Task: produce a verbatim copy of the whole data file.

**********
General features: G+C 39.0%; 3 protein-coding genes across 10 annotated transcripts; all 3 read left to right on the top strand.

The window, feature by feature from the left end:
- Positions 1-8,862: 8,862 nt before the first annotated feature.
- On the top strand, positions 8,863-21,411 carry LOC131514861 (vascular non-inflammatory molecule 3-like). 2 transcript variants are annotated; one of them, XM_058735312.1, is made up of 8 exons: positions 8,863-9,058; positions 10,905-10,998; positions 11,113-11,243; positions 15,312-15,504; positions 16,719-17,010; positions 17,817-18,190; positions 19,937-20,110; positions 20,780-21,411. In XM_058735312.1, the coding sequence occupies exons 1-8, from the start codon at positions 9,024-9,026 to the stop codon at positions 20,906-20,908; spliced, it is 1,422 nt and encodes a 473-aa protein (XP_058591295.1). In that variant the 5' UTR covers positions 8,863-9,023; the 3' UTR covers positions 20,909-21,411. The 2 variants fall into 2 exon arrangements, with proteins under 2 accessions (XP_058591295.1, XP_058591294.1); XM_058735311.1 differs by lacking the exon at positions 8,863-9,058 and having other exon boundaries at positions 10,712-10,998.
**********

General features: G+C 39.0%; 3 protein-coding genes across 10 annotated transcripts; all 3 read left to right on the top strand.

The window, feature by feature from the left end:
- Positions 1-8,862: 8,862 nt before the first annotated feature.
- On the top strand, positions 8,863-21,411 carry LOC131514861 (vascular non-inflammatory molecule 3-like). 2 transcript variants are annotated; one of them, XM_058735312.1, is made up of 8 exons: positions 8,863-9,058; positions 10,905-10,998; positions 11,113-11,243; positions 15,312-15,504; positions 16,719-17,010; positions 17,817-18,190; positions 19,937-20,110; positions 20,780-21,411. In XM_058735312.1, the coding sequence occupies exons 1-8, from the start codon at positions 9,024-9,026 to the stop codon at positions 20,906-20,908; spliced, it is 1,422 nt and encodes a 473-aa protein (XP_058591295.1). In that variant the 5' UTR covers positions 8,863-9,023; the 3' UTR covers positions 20,909-21,411. The 2 variants fall into 2 exon arrangements, with proteins under 2 accessions (XP_058591295.1, XP_058591294.1); XM_058735311.1 differs by lacking the exon at positions 8,863-9,058 and having other exon boundaries at positions 10,712-10,998.